Medication discrepancies are common and multifactorial, documented in as many as 25% to 90% of outpatient medication regimens,3 and up to 70% of patients at hospital admission or discharge, with almost one-third of those discrepancies having the potential to cause patient harm.1 Discrepancies may signal intentional or unintentional medication nonadherence, patient-provider miscommunication, low health literacy, or issues with medication costs, among other etiologies.3 The specific types of discrepancies include variation in dosage or frequency of use, not taking recorded medications (errors of omission), and taking nonrecorded medications (errors of commission). Patient counseling strategies are an important part of limiting discrepancies and may empower the patient to help correct errors. In addition to opportunities for an improved patient counseling process, both cases reflect errors that occur from fragmented care – lack of a shared platform between the prescribing physician and other healthcare providers, which limits coordination and communication. Our commentary focuses on strategies that can be utilized by the individual provider to limit discrepancies, as well as more complex systems-level approaches that address fragmented care, but may take significantly more investment and organizational buy-in.

Interventions at the Individual Provider Level

Utilize the teach-back method

Effective provider-patient communication is a cornerstone of patient-centered care and medication counseling. To make good medication-related decisions, patients and caregivers need to understand how to take their medications, how to monitor their chronic conditions, how to recognize signs of a worsening issue, and when to seek additional help.4 Merely providing verbal or written instructions may not be sufficient for education. Evidence has demonstrated that 40-80% of the information patients are told during office visits is forgotten quickly,4 possibly due to low health literacy, an overwhelming volume of information, or other distracting factors such as social stressors. Also, nearly half of the information retained is incorrect when assessed.4 One way to ensure patients understand the information provided is to use the teach-back method. This approach requests the patient explain in their own words what they need to do or know. Teach-back can help patients to remember and understand information, raise satisfaction, and build trust. When performing teach-back, it is important to speak slowly, make eye contact, use relaxed body language, avoid complex medical jargon, and use open-ended questions.5 For example, "We covered a lot today about your medications and I want to make sure that I explained everything clearly. Let's review what we discussed. What changes you will make to your blood pressure medications?” Utilizing the teach-back method during counseling is one of the most effective ways of ensuring that patients have understood all instructions provided and can, therefore, take their medications safely. The Agency for Healthcare Research and Quality (AHRQ) provides resources and training materials for healthcare providers to implement teach-back into their daily practice. It is also important to include family members or caregivers in the teach-back and discharge counseling process.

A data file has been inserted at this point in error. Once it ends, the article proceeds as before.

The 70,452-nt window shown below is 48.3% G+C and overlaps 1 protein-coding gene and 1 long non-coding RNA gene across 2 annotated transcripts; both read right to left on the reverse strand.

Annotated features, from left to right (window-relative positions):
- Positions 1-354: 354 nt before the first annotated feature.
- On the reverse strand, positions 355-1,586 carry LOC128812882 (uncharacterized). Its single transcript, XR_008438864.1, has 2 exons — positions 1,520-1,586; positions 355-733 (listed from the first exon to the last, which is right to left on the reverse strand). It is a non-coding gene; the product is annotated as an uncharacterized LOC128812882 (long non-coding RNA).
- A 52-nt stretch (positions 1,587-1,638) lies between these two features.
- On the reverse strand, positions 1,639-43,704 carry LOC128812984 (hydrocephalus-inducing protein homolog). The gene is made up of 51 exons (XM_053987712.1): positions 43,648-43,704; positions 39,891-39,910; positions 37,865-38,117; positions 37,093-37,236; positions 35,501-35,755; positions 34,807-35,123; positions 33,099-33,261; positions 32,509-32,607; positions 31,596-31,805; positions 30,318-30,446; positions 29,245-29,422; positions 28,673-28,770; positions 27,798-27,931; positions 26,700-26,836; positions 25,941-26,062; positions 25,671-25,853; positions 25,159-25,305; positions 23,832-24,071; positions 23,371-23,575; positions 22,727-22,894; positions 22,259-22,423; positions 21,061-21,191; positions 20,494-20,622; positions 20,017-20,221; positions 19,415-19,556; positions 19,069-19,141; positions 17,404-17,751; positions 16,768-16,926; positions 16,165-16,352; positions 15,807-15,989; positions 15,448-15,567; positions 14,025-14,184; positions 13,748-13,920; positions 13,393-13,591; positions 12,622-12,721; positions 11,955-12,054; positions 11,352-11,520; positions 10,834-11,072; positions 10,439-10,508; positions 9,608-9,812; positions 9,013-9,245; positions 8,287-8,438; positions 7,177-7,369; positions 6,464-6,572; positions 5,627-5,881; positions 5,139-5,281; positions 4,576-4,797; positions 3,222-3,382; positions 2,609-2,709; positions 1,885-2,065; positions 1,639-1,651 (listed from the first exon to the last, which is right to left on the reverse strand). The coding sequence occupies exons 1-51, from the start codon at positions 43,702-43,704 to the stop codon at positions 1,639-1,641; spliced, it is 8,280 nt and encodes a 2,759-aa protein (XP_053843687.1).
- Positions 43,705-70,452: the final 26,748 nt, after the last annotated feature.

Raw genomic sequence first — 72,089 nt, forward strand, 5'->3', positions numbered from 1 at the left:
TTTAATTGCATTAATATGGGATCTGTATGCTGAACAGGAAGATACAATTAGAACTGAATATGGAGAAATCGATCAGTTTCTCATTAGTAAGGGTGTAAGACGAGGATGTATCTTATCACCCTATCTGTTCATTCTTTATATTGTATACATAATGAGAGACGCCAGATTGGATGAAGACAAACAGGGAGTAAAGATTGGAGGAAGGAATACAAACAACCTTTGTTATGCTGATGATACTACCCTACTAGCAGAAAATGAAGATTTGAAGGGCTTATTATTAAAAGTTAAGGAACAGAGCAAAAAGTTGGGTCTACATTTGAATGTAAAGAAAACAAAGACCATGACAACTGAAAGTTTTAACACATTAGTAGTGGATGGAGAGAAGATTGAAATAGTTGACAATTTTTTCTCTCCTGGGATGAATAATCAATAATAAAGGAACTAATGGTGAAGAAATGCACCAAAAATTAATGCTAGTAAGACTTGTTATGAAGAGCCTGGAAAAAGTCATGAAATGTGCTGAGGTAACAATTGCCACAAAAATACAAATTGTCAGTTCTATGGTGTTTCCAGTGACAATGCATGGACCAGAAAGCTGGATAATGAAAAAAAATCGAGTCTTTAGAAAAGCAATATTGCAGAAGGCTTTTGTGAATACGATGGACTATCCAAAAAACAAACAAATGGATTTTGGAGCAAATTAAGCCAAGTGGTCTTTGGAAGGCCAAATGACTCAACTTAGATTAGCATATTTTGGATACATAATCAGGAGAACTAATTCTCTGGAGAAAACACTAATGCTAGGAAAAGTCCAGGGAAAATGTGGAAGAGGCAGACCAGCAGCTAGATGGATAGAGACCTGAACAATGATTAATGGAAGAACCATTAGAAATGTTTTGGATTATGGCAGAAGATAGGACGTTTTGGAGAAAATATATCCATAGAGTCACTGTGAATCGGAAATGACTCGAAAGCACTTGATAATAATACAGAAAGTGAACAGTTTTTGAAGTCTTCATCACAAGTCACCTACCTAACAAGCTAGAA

Other ways of ensuring adequate communication and counseling include:6

  • Simplifying the language used in written materials to a sixth-grade reading level;
  • Following up with patients a day or two after hospital discharge to make sure they understand their discharge instructions and at-home care;
  • Providing interpreters and translated materials for people with limited English proficiency and patients with hearing/vision disabilities in their preferred format;
  • Redesigning prescription labels to make dosage instructions simpler and easier to see and read; and
  • Ensuring that the after-visit-summary for the encounter is accurate, clear, and utilizes terminology that the patient can understand.